As a consequence of the attempt to improve and develop social services in the colony, there was an appreciable increase in education facilities, medical facilities and public health. As the volume of trained medical workers and public health centres increased, the quality of medical care and education improved.
However, the most significant public health issue addressed was that of malaria, the leading cause of death in the colony. The campaign to eradicate malaria was mounted in 1945 and concluded in 1950. Dr Giglioli, Medical Adviser to the Sugar Industry, conducted research from 1933 to 1940 which revealed that the Anopheles Darlingi mosquito was responsible for transmitting malaria. The discovery was significant and the method of eradication through the use of Dichloro-diphenyl-trichloroethane (D.D.T) was effective. Dr Giglioli was head of the Malaria Research Unit from 1939 to 1940 and government Malariologist from 1943-1945. The Rockefeller Foundation, the Sugar Producers’ Association and the colonial government equally shared in the funding of the Malaria Research Unit.
Successful efforts were also made to combat yellow fever during this period. The campaign to eradicate yellow fever originated at the International Sanitary Conference held in Cape Town, Union South Africa in 1938 when the Rockefeller Foundation was requested to assist in the improvement of public health services in the colony. Consequently, the campaign was started in 1939 with the objective of destroying the Aedes aegypti in order to “protect the non-immune inhabitants of the thickly populated coastal area and its cities...” Another objective of the campaign was to prepare and train personnel to provide medical care in the West Indies in the event of a yellow fever epidemic. Through the use of DDT house spraying and other methods of control such as quarantine stations, yellow fever was eradicated by the end of 1946. The campaign cost approximately BWI. $505,937.85.
A tuberculosis hospital was constructed and a diagnostic clinic and tuberculosis service were organised. In addition, a hospital was built at the Mahaica Leper Settlement through a grant of 12,570 pounds received under the Colonial Development and Welfare Act of 1940.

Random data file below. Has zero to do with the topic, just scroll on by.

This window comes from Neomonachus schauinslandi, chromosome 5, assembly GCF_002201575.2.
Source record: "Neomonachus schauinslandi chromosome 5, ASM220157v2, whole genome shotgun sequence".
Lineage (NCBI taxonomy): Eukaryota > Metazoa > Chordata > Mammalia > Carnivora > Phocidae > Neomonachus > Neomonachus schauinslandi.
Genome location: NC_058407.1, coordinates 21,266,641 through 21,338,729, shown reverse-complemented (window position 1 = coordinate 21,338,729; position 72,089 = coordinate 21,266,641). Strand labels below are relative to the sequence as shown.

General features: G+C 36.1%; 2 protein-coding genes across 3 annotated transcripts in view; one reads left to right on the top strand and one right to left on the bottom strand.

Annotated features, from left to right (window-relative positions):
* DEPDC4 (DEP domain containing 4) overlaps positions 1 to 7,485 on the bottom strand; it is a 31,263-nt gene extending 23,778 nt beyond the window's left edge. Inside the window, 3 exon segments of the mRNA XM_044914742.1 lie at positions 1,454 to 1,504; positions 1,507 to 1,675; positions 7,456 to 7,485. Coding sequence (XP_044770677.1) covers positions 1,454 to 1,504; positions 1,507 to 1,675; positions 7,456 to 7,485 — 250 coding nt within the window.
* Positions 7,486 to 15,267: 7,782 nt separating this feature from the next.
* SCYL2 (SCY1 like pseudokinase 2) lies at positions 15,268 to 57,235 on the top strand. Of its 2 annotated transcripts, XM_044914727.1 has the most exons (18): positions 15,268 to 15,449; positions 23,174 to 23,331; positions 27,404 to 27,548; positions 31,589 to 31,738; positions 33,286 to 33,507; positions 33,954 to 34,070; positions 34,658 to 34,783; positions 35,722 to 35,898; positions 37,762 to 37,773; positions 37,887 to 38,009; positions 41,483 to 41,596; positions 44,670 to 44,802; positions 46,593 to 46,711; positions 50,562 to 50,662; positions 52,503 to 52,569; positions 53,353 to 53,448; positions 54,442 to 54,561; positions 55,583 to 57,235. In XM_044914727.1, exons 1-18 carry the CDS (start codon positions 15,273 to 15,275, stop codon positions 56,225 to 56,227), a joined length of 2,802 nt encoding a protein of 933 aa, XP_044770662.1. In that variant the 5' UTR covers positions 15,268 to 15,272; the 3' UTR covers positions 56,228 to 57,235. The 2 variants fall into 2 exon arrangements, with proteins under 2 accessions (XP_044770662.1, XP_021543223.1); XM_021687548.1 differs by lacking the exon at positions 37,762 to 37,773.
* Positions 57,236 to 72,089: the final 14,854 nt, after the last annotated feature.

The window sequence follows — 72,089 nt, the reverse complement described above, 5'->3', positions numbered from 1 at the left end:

Construction of more housing schemes for workers was another consequence of the policy of amelioration. The sugar and bauxite industries were both challenged by the colonial administration to improve the housing of workers as the Moyne Commission had advised. In the city, houses were congested and badly in need of repair. The overcrowding was aggravated by the migration to the city of families of workers in the bauxite industry and at the American bases to facilitate the collection of remittances. Additionally, during the war years, there was a scarcity of building materials and even simple renovations could not be undertaken.
The Moyne Commission had recommended certain improvements in urban and rural housing.
In response, Governor Lethem appointed a Rural Housing Committee in 1943, which outlined proposals for housing development on the Essequibo Islands and the Essequibo Coast and requested funding under the Colonial Development and Welfare Acts.
Consequently, a housing scheme was constructed at Anna Regina, Essequibo. The purpose of this experiment was “to try out the settlement and housing of tenant farmers on small individual holdings ... and to encourage them to go in extensively for stock-rearing and food production on a large scale.” If successful, it would be copied in other coastal districts. The estimated cost was $31,900, of which $20,280 was provided under the Colonial Development and Welfare Acts.
A Rural Housing Board appointed by Governor Lethem in August 1945 started another building project in which seventy-five houses were to be constructed, seventy-five repaired, and seventy-five extended in Leguan, Wakenaam and the Essequibo Coast. The owners of the houses were granted subsidies from the government “by way of credit for materials...” The proprietors proposing to build new houses costing $650 or less received a grant for one-third of the cost and a loan for one-half of it. Those owners planning to make additions to their homes costing $400 or less received a grant for one-third of the cost and a loan for one-half of it. Those who intended to repair their homes for only $200 received a grant for one-fourth of the cost and a loan for one-half of it.
Another project, a housing scheme in Wortmanville, was executed. Built for the working class, it sought to accommodate forty-eight families in four buildings, each containing twelve apartments. Its objective was to provide cheap housing for persons living in unhealthy housing conditions or persons with ‘large families’. The estimated cost was $98,000 and it was built from government funds. A committee of three persons appointed by the Governor was responsible for the scheme.